Will Self-Driving Cars Actually Lower Your Auto Insurance Premium?

Self-driving cars could lower your car insurance premiums by making it easier to file an accident claim. At least that’s the theory being advanced by Casey P. Mulligan, an economics professor at the University of Chicago in The New York Times’ Economix Blog.

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Mulligan’s theory is that robot cars, such as those being tested by Google, don’t get tired, distracted, or drunk, the three biggest causes of auto accidents. If he’s right, the more self-driving vehicles on the road, the fewer accidents there will be.

It’ll also be easier to file and settle insurance claims involving robotic cars. All adjustors and courts would need to do to learn the cause of an accident is to check the computer in the car. They will be able to determine the speed, driving conditions, maintenance, and other factors that might lead to a crash.

Even if the computer is destroyed, it might feed that information onto the cloud via WiFi. Telematics devices already do about the same thing, and they can already lower drivers’ premiums. Real information about accidents and driving habits could become available, which makes it easier for insurers to give good drivers a break.

This might be bad news for personal injury attorneys who make their money off the inability to determine what really happened in an accident. Such lawyers love it when two or three witnesses argue about what really happened in an accident.

A big advantage to self-driving vehicles is that they could be equipped with digital cameras to record what happens on the road. That, of course, raises serious privacy concerns, which will scare many people, even if it makes the job of traffic cops and insurance adjustors much easier.

Will Self Driving Cars Really be Safer?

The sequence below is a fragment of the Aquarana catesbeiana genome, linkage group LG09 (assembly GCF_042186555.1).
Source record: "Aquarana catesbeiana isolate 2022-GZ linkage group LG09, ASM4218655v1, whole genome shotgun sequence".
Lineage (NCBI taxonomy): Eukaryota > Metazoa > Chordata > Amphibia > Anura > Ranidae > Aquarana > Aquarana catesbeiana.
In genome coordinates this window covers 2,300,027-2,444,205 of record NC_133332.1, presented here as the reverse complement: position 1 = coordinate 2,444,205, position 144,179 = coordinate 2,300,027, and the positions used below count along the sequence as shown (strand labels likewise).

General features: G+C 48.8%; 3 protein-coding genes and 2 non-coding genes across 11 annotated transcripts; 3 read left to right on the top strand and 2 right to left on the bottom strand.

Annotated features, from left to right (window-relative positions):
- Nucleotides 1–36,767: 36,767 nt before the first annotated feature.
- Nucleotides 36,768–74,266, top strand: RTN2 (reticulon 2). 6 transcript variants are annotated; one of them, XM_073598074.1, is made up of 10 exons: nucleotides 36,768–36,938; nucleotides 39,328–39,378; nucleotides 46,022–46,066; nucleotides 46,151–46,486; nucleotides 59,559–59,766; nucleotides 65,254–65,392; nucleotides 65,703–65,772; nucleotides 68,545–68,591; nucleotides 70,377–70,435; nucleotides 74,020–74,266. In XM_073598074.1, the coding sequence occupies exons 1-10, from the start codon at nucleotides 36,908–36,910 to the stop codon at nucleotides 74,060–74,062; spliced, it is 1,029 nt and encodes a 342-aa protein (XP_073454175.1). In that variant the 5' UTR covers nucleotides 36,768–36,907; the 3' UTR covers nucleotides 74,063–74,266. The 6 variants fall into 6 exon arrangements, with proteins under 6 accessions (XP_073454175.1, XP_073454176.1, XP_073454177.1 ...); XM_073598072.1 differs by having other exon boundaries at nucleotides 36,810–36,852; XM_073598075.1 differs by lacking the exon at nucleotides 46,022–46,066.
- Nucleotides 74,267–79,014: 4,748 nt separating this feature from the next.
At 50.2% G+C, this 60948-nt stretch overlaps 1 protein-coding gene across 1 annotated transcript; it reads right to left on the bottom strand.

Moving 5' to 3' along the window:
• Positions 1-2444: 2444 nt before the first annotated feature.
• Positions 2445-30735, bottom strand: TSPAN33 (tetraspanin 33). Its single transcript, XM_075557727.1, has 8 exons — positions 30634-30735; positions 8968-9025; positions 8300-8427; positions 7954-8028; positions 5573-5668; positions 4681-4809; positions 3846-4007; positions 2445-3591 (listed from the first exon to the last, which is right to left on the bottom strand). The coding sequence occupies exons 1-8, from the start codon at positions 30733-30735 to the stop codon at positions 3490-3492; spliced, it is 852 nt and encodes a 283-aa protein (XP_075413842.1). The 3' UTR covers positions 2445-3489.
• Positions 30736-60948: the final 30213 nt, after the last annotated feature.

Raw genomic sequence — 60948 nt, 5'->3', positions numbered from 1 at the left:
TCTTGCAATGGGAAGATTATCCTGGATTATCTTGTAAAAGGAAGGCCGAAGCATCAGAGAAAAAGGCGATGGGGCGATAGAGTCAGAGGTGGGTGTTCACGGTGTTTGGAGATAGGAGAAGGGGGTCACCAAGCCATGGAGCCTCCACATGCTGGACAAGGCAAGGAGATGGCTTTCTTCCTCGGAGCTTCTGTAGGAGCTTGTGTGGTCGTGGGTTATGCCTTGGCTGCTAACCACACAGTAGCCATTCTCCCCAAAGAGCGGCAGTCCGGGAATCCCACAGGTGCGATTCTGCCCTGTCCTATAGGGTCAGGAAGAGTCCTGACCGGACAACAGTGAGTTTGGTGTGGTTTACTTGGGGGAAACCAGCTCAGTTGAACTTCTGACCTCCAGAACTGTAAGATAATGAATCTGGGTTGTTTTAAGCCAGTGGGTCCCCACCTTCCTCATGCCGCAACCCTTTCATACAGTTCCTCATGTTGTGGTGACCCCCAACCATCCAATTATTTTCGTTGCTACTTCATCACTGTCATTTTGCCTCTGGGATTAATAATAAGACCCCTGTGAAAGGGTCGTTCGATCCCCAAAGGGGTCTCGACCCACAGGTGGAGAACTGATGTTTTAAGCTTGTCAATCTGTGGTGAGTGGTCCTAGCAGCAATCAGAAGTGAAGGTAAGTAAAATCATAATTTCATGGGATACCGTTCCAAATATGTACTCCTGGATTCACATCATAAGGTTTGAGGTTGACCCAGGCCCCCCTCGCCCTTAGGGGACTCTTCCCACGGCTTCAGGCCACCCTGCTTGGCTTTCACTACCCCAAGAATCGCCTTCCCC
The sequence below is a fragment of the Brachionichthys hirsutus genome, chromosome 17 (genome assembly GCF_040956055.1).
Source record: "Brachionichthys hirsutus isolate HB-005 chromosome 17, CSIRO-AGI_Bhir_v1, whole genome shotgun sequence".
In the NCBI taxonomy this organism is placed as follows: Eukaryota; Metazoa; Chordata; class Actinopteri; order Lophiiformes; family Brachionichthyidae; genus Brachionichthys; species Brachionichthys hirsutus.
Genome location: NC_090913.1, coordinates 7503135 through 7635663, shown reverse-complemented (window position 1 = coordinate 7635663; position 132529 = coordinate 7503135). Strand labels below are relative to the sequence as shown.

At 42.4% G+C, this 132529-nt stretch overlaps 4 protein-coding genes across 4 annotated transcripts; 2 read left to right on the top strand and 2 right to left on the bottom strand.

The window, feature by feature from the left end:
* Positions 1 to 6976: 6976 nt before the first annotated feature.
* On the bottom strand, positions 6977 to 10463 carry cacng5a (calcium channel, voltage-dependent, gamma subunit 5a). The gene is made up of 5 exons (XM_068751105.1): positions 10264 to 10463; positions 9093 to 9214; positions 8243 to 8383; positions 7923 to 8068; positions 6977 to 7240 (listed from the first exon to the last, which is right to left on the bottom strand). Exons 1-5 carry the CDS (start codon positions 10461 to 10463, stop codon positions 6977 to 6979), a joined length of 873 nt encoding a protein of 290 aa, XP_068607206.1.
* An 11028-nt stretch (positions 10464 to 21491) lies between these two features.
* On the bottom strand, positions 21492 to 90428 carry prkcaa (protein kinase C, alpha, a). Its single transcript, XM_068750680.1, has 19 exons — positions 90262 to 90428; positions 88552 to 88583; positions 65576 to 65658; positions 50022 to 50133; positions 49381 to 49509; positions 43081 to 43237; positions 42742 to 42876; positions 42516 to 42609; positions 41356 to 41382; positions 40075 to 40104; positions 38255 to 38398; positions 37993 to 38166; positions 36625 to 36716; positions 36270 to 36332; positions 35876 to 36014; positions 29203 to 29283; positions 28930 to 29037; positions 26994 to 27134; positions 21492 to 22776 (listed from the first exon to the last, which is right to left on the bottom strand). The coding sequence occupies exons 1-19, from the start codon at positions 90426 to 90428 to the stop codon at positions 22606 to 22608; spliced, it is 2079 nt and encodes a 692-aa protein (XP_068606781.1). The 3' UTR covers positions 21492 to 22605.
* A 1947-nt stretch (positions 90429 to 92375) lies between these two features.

There are some interesting problems with self-driving cars, some of which Mulligan points out. He believes that the superior safety and performance of self-driving cars could lead states to raise the speed limit, which could lead to more accidents.


There are also serious liability issues involved. If the electronics in a self-driving car fails, who’s at fault? Is it the driver, the automaker, the company that made the software, or the electronics company?

Nor is superior safety guaranteed. The number of recalls of automobiles for defects has been increasing in recent years. Companies like General Motors and Toyota have shown they cannot make things like floormats and ignition systems that are safe. Will they be able to make a complex electronics system that operates properly?

We must also remember that self-driving cars have only been around for a few years. The real world tests on them have actually been quite limited. We really don’t know if such vehicles will perform in real world conditions of extreme weather, lousy roads, and bad driving.

Nor do we do know what their long-term performance will be. Many people don’t maintain their cars, change the oil, or buy new tires until they get a flat, and they drive around in heavily damaged vehicles.

A self-driving car might give a flawless performance when it leaves the showroom. How will it operate after a few years on roads full of potholes?

My guess is that there are still a lot of bugs to be worked out of self-driving cars before they deliver a flawless performance, increase safety, and lower insurance premiums that people like Mulligan are promising. It took 20 years to get Hybrids to a point where they are a viable alternative for average people.

Therefore, we probably won’t see the biggest benefits from self-driving cars for 15-20 years. There will be increasing numbers of them on the roads, but it will take years to learn their limitations and capabilities.